Compared purification of all R-subunits using different cAMP analog agaroses
The side by side comparison of Sp-8-AEA-cAMPS, 8-AHA-cAMP and 8-AEA-cAMP for purification was performed as described for the RI and RII purification. Crude lysate from one litre expression culture was divided into three equal aliquots and incubated in a small scale experiment with 100 μL of the respective agaroses. The cGMP elution was followed by a second elution step with 40 mM cAMP at room temperature for 30 minutes according to .
Rp-8-AHDAA-cAMPS (for chemical structure see Fig. 1C) and 8-AHA-cAMP were dissolved by cautious heating (max. 60°C) in 100 mM Borate pH 8.5 with 20% DMSO and 100 mM HEPES pH 8, respectively, filtered and coupled to the sensor surface as described above. All microrecovery experiments were performed in buffer A containing 10 mM MgCl2, 1 mM ATP with 0.005% (v/v) surfactant P20 on a Biacore 3000 instrument. 250 nM PKA type I holoenzyme (R2C2), free RIα subunit or C-subunit were injected over the analog sensor surfaces in separate experiments. The association phase was monitored for 5 min followed by a 4 min washing step with running buffer. Bound protein was eluted by incubating the sensor surface with 0.2% SDS for 90 s and the eluted material was recovered in a capped vial. The sensor surfaces were regenerated by three subsequent injections of 3 M guanidinium HCl.
Fishing of PKA holoenzyme complex with Rp-cAMPS agarose
Purified recombinant mCα, hRIα and PKA holoenzyme were each incubated with Rp-8-AHDAA-cAMPS agarose (600 pmoles coupled analog, for chemical structure see Fig. 1C) for 2 h at 4°C. The agarose was washed seven times with 1 mL buffer E (buffer B containing 1 mM ATP and 10 mM MgCl2). Protein was eluted with 1 mL 20 mM cAMP in buffer E by gentle rotation at room temperature for 1 h. The entire supernatant of each step was precipitated with TCA and applied to SDS-PAGE (Fig. 6C). For Western blotting, the samples were transferred to PVDF membrane and immunoblotted with anti-PKA C-subunit antibody (Santa Cruz Biotechnology, PKAα cat C-20) visualised by enhanced chemiluminescence (Fig. 6D).
Fishing of PKA holoenzyme complex with agonist and antagonist agarose from pig brain lysate
Fresh pig brain tissue was homogenised in buffer F (buffer E in the presence of protease inhibitors (complete, EDTA free, Roche), 2 mM NADH and 20 mM sucrose). After centrifugation at 13,700 g for 25 min, the supernatant was filtered and incubated with 150 μL agarose (corresponding to 1 μmole of Sp-8-AEA-cAMPS or Rp-8-AHDAA-cAMPS) over night at 4°C. The beads were washed six times with 1.5 mL buffer F. Elution was carried out with 1 mL of buffer E containing 20 mM cAMP by gentle rotation at room temperature for 1 h. All samples were precipitated with TCA for SDS-PAGE (Fig. 7).
Biochemical characterisation of the proteins
The purification of the R-subunits was analysed by 12% SDS-PAGE  unless otherwise noted and proteins were stained with colloidal Coomassie Brilliant Blue dye modified after Neuhoff et al. [50–52]. After electrophoresis, remaining SDS was removed by heating and rinsing in distilled water. Overnight staining with 0.1% Coomassie® Brilliant Blue G 250 in 5% aluminium sulphate octadecahydrate and 2% phosphoric acid resulted in intense blue bands with low background (Fig. 4, 5, 6, 7). Protein concentration was determined by a colorimetric assay using BSA as a standard . The biological activity of the proteins was verified by a spectrophotometric phosphotransferase assay using the substrate peptide Kemptide (LRRASLG, Biosynthan) according to Cook et al. .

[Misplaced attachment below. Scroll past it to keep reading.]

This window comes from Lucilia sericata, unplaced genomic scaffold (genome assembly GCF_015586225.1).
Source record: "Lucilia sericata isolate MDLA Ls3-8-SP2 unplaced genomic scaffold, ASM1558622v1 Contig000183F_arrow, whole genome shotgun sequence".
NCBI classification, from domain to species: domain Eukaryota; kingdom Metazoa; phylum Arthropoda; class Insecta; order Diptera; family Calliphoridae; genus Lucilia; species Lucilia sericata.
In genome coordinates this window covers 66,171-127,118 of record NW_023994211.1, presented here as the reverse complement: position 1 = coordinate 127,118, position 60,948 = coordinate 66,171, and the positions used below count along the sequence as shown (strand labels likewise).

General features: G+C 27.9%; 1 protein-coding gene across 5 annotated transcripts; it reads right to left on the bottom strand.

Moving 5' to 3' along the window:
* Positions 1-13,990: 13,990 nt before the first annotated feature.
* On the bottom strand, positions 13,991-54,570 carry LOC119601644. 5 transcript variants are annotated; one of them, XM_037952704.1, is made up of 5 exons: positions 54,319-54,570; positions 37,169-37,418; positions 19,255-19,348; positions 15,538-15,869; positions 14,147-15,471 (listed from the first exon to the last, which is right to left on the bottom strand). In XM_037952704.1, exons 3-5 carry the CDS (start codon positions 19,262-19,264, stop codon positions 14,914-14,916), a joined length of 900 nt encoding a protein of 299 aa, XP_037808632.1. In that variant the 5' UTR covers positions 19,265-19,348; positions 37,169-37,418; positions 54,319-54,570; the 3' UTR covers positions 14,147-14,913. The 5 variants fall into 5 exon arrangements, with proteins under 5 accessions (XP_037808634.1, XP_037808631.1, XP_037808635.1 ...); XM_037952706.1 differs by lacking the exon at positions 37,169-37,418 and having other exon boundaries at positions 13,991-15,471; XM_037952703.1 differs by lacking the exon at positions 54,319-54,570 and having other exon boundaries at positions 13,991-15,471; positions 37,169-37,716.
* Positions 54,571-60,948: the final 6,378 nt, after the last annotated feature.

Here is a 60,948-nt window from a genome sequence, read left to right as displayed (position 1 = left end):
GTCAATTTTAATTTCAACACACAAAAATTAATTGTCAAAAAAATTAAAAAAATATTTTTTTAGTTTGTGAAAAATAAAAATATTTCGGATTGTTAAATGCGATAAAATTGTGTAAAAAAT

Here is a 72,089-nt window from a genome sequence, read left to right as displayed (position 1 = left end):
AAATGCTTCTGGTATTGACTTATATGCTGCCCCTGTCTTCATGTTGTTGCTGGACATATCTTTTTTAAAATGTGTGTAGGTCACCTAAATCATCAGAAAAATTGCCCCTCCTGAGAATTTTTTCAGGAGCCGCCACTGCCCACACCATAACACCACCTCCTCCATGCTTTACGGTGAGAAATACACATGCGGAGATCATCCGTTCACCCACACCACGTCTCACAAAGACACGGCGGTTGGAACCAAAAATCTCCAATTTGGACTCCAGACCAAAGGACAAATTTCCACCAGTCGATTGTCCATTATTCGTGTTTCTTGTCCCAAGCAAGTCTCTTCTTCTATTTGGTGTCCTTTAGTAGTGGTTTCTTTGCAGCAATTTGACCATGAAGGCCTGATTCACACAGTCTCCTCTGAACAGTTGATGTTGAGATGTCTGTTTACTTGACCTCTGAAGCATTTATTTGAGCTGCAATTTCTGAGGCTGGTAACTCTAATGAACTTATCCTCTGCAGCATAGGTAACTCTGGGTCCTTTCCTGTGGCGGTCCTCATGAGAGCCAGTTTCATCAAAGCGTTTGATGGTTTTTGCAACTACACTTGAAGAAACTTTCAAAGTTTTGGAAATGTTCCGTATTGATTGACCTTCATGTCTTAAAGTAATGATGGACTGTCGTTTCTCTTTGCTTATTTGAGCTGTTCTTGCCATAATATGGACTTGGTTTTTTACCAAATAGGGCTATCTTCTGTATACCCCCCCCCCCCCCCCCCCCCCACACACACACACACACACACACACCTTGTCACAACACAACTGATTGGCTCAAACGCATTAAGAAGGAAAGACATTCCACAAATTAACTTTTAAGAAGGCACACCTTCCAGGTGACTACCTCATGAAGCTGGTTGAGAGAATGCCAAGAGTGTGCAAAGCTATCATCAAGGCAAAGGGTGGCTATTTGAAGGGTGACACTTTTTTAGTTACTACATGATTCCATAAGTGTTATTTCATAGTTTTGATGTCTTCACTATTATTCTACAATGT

Mass spectrometry analysis
Protein bands were excised from one-dimensional SDS-PAGE  and digested in gel with trypsin according to published procedures , modified by omitting all prewashing steps. After equilibrating in water, the gel pieces (Fig. 4, 6B, 7) were excised and homogenised via centrifugation (1,6000 g) through 10 μL pipet tips (MBP) and collected in small reaction vials (CS-Chromatographie Service). Destaining, reduction and alkylation were omitted and 25 μL digestion buffer containing 50 mM NH4HCO3, 100 ng/μL of trypsin (sequencing grade, Promega) were added directly to the gel slurry and incubated at 50°C for a minimum 1 h . After a short centrifugation the supernatants were diluted with 40 μL of 0.3% formic acid for analysis in a nanoLC-ESI-MS/MS (nanoLC-Ultimate HPLC-system, LC Packings, Dionex coupled online to a linear ion trap mass spectrometer 4000 QTRAP™, Applied Biosystems), as described in [56, 57]. The MS/MS spectra were searched against a nonredundant sequence database (MSDB) using MASCOT (Matrix Science), version 1.9.05. Taxonomy was restricted to mammals with variable modifications on deamidation (NQ), myristoylation (N-Term. G), oxidation (M) and phosphorylation (ST).
We thank Michaela Hansch, Marko Knoll, Antje Badel and Maike Vetter (Kassel University) for technical assistance as well as Undine Manzau and Ursula Havemann (Biolog LSI) for technical support. We thank Maria McGlone for carefully reading the manuscript. This work was supported by grants from the Deutsche Forschungsgemeinschaft (DFG, He1818/4) to FWH and EU (LSHB-CT-2006-037189, thera-cAMP) to FWH, HGG, FS and SD. SS and SEH were supported by the Graduate Program of Kassel University. FWH's group is a member in the EU FP6 ProteomeBinders consortium.